Postcard from the Kingdom of Thailand
Thailand is renowned as a tourist destination for visitors from all over the world due to its beautiful beaches, luscious wildlife, friendly people, vibrant nightlife and rich cultural heritage. This author has spent the last four weeks in Thailand in a tourist capacity, but he has also come to know Thailand and in particular its heaving capital, Bangkok, more intimately.
The Thais have a reputation for friendliness, hospitality and a wonderful sense of fun, and all these things remain true. However the country is changing, and generally for the better. The country is increasingly wealthy, and standards of living have notably improved. An array of impressive new office buildings, apartment blocks and shopping centres have sprung up across Bangkok over the last few years, and one marked index of increased affluence is that prices are now noticeably higher than they used to be just five years ago. Nevertheless Bangkok remains a leading South East Asian tourist centre, particularly for the backpackers' community but not only for them, and its nightlife is more enjoyable and raucous than ever.
Nevertheless one thing that has changed is the city is much more orderly and in an entirely good way. There is an active campaign against corruption in both public organisations and amongst private institutions such as the taxi drivers, that have traditionally run something of a racket but this is now changing. The Police presence on the streets, to protect tourists and keep order, is impressive. Businesses servicing tourists are more comprehensively regulated, using the latest technological methods, and this is an admirable piece of progress. Thailand is increasingly safe for tourists. The risks of petty theft, violence or rip-offs is increasingly rare, but prices are not fixed in some shops so do not forget to negotiate!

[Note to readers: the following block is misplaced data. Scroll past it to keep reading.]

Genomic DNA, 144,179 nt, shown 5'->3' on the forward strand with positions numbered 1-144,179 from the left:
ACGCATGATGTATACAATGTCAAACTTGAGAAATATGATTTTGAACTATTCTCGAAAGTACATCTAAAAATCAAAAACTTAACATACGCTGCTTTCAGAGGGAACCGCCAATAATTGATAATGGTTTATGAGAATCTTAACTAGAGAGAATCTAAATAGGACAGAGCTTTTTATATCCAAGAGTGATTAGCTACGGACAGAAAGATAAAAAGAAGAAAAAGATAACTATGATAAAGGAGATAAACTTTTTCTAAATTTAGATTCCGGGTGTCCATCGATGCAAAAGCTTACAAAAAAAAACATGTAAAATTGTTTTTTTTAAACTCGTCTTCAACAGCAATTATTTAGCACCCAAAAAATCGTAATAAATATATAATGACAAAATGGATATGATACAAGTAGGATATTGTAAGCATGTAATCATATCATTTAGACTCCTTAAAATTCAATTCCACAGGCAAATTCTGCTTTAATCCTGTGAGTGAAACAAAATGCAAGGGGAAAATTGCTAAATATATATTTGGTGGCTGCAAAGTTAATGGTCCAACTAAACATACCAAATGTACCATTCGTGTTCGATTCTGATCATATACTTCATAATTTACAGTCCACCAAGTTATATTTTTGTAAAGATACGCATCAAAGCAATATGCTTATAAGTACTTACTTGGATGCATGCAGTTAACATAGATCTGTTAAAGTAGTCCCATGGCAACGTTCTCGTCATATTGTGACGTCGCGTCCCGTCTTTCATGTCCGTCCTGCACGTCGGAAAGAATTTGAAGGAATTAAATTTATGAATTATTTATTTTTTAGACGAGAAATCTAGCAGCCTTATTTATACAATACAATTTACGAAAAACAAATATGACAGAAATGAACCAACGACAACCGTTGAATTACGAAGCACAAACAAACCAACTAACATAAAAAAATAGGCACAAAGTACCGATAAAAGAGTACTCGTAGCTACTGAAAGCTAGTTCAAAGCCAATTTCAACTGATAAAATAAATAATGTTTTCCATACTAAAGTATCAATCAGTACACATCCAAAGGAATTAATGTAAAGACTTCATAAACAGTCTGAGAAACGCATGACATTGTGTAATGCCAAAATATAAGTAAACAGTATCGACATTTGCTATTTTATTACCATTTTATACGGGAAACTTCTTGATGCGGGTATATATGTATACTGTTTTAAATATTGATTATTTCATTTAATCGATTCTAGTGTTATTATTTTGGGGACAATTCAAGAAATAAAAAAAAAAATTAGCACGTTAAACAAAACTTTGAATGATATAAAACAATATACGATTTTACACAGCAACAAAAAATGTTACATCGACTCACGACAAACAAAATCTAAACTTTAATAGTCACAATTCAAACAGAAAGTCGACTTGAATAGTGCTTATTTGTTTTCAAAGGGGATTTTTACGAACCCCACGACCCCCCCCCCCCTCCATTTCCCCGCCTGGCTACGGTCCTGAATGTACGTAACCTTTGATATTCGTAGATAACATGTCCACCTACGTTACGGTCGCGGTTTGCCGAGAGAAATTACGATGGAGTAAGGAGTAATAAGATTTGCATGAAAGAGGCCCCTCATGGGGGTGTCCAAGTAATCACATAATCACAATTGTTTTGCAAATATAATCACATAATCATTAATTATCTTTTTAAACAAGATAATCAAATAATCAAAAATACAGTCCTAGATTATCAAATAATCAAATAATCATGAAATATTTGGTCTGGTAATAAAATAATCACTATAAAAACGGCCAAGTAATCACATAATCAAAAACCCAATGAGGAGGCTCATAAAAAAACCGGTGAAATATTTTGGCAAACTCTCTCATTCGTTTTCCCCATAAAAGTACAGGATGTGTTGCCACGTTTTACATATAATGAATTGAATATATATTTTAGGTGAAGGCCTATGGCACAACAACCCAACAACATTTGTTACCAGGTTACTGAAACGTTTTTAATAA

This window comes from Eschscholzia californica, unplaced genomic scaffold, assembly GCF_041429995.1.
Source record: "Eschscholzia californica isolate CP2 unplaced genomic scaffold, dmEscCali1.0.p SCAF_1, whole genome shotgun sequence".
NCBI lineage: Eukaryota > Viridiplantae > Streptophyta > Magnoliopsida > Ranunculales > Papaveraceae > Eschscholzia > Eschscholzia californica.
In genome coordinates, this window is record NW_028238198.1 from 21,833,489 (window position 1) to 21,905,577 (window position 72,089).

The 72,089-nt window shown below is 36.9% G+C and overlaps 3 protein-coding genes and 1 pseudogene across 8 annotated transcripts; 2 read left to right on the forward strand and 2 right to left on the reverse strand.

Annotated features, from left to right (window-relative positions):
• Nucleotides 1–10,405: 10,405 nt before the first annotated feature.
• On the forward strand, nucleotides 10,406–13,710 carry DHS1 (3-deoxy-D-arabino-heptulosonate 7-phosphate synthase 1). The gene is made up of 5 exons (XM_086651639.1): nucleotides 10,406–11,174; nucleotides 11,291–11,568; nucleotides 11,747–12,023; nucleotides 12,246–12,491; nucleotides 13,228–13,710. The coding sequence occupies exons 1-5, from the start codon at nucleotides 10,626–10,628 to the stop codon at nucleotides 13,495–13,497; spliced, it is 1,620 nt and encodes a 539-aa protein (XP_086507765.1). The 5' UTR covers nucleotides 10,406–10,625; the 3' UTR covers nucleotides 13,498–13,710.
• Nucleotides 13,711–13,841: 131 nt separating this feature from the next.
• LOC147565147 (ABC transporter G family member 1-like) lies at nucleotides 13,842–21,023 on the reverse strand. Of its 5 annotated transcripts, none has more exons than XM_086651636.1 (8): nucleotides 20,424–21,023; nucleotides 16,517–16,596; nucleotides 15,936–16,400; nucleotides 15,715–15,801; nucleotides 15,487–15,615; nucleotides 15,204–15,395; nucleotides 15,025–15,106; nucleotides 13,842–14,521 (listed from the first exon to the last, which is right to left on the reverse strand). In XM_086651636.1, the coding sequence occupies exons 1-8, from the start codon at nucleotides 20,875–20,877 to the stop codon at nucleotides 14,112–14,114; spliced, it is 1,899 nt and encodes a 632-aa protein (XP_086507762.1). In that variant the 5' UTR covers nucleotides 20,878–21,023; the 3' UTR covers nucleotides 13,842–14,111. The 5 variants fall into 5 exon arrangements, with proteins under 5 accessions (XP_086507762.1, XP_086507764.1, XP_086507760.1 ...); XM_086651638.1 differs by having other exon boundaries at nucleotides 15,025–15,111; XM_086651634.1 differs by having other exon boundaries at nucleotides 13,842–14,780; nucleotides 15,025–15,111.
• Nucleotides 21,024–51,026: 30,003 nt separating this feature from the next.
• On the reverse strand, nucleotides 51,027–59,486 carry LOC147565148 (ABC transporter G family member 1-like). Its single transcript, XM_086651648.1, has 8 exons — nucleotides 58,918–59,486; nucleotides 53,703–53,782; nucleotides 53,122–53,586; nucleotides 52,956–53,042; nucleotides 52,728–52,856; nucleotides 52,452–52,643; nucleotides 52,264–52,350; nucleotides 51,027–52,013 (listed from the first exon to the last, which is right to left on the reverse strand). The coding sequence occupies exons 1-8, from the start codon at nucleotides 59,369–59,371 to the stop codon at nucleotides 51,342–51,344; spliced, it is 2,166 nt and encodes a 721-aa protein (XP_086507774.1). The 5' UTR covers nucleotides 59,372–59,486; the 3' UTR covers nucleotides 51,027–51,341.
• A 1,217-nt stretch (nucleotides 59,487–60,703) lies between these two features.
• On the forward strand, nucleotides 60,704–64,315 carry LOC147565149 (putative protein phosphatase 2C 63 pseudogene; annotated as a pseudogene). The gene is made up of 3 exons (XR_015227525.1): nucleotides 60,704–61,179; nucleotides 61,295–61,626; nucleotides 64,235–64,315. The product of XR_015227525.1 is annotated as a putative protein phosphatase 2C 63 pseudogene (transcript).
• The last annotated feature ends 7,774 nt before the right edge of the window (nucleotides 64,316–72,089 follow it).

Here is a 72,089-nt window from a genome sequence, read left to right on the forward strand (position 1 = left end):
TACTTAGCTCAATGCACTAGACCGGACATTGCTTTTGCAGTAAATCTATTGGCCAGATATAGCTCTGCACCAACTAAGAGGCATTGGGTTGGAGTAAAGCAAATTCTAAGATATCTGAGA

The Thai authorities are efficient in all interactions you will have with them, from entering the country to resolving immigration assistance to the Police assisting the rare victims of crime. This author has seen the Police act uniformly professionally throughout and going out of their way to protect foreign visitors and ensure a benign security environment.
Foreign visitors to Thailand will find the country extremely safe, the people charming and the atmosphere persistently vibrant, and the country is LGBTQ+ friendly in an extremely refreshing and fun way. However there are three proscriptions that every foreigner visiting Thailand must remember and abide by at all times:
Never get involved in unlawful narcotics. Some narcotics have been legalised recently, including cannabis (in certain concentrations) and laughing gas. But never involve yourself with any illegal drug. Do not make the mistake that because cannabis is legal therefore other drugs will be tolerated. They are not. If you have anything to do with drugs in Thailand you will feel the full force of the law and your Embassy will not be able to help you get out of prison.
Respect the Monarchy and make no comments about the Royal Family that might even be remotely regarded as offensive or critical because they are widely revered.